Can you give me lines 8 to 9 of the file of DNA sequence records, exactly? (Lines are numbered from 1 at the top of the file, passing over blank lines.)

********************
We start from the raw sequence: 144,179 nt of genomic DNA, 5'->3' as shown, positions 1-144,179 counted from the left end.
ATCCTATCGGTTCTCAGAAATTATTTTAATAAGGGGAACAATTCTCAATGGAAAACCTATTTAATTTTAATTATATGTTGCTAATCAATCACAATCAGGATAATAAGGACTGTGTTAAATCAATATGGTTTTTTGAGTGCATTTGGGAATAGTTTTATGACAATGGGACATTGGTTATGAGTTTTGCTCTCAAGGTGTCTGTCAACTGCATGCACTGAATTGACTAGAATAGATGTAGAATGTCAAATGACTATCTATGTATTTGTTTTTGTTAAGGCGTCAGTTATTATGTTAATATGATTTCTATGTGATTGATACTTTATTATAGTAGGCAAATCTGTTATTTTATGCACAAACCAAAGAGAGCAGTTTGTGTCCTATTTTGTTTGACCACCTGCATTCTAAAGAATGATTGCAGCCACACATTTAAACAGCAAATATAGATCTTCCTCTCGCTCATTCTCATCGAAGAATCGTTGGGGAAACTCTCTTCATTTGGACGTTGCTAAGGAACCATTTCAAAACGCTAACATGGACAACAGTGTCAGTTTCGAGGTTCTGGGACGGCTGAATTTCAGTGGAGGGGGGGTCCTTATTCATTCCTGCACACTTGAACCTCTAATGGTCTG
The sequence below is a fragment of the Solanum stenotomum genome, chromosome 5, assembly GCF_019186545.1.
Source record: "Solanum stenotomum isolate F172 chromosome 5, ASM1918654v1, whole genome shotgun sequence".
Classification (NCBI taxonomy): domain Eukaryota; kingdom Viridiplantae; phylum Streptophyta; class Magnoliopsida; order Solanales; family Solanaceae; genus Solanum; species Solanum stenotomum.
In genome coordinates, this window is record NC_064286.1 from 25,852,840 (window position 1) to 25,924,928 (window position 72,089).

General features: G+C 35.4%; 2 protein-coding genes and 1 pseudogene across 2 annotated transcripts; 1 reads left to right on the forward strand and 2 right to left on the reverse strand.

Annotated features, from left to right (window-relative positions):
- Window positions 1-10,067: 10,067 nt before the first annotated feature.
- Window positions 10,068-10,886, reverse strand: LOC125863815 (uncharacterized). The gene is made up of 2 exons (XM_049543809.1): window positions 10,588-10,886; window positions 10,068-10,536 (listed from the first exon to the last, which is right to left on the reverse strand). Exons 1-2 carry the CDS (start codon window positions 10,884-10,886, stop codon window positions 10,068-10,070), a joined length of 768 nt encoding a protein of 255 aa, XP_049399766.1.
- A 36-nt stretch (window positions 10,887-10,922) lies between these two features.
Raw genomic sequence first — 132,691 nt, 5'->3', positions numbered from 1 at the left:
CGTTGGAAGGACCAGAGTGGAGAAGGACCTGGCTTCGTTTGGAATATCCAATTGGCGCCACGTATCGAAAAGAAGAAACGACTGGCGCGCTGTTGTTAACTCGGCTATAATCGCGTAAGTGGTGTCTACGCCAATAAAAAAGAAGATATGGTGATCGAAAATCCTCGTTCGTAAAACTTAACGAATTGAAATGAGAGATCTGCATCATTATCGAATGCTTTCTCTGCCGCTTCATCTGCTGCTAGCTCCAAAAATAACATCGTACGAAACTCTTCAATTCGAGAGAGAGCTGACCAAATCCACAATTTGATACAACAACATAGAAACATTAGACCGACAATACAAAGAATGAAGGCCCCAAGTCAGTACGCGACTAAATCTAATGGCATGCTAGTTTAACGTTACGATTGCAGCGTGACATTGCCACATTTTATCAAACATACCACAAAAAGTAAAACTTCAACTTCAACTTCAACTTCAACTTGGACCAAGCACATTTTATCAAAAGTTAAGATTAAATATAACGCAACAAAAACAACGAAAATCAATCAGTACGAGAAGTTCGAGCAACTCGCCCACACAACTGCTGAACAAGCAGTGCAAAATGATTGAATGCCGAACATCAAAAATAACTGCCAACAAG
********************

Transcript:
Annotated features, from left to right (window-relative positions):
- Window positions 1-10,067: 10,067 nt before the first annotated feature.